This year, the biennial Swiss Brain League Research Prize endowed with 20,000 CHF is awarded to the research group of Andreas Lüthi and Jan Gründemann from the FMI. The researchers have investigated how "internal states" such as anxiety, stress, hunger or thirst are coded in the brain of active mice. In the long term, their results may help to better treat diseases such as post-traumatic stress disorder.
Internal states determine our behavior. If we have not eaten for a while, we are in a bad mood; if we are afraid, we are more passive and withdraw. How such internal states correlate with our behaviors has been studied in detail. However, little is known about how the brain encodes and controls internal states.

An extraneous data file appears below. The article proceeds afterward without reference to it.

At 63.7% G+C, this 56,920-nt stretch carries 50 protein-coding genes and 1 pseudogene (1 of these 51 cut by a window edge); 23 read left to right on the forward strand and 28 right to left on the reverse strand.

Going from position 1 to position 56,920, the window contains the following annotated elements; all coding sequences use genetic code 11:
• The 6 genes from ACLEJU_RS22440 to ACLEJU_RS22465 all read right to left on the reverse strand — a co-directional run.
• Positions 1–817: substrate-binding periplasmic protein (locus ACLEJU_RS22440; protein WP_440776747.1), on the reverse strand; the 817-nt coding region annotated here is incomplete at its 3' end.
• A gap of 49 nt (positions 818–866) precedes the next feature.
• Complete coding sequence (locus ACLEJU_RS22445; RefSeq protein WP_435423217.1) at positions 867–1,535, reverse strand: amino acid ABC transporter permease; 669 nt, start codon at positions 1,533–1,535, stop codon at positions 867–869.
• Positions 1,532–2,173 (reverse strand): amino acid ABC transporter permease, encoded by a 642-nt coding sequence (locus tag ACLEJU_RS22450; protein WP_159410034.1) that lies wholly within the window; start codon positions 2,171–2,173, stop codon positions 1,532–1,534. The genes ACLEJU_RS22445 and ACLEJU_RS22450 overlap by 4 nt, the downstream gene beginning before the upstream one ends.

The research group led by Andreas Lüthi (first author of the study Jan Gründemann, now a group leader at the Department of Biomedicine (DBM) of the University of Basel, used to be a SNF Ambizione Fellow in the Lüthi group) has investigated how these internal states are coded in the brain: Which groups of nerve cells in the amygdala - the brain’s "fear center" - are activated when anxious behaviors occur? And how does this activity change when behaviors changes’ For the first time, using a new miniaturized microscope imaging technique, the researchers were able to describe patterns in the amygdala of active mice that depict their anxiety states.
For their remarkable study, the researchers were awarded the Swiss Brain League Research Prize 2020 endowed with 20,000 CHF. Their findings make an important contribution to understanding the brain and hold great potential for therapeutic interventions.
Publication related to this award:
Jan Gründemann*, Yael Bitterman*, Tingjia Lu, Sabine Krabbe, Benjamin F. Grewe, Mark J. Schnitzer & Andreas Lüthi (2019) Amygdala Ensembles Encode Behavioral States. Vol. 364, Issue 6437, eaav8736
*these authors contributed equally.